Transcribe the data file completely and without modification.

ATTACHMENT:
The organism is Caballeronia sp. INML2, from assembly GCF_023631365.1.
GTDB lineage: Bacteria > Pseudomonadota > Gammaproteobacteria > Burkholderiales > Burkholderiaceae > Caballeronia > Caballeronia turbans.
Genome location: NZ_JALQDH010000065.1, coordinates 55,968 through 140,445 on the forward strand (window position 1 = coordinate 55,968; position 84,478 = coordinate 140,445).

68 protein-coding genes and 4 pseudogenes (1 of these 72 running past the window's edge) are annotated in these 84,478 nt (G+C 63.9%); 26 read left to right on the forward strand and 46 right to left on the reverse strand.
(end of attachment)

The organism is Caballeronia sp. INML2, from assembly GCF_023631365.1.
GTDB lineage: Bacteria > Pseudomonadota > Gammaproteobacteria > Burkholderiales > Burkholderiaceae > Caballeronia > Caballeronia turbans.
Genome location: NZ_JALQDH010000065.1, coordinates 55,968 through 140,445 on the forward strand (window position 1 = coordinate 55,968; position 84,478 = coordinate 140,445).

68 protein-coding genes and 4 pseudogenes (1 of these 72 running past the window's edge) are annotated in these 84,478 nt (G+C 63.9%); 26 read left to right on the forward strand and 46 right to left on the reverse strand.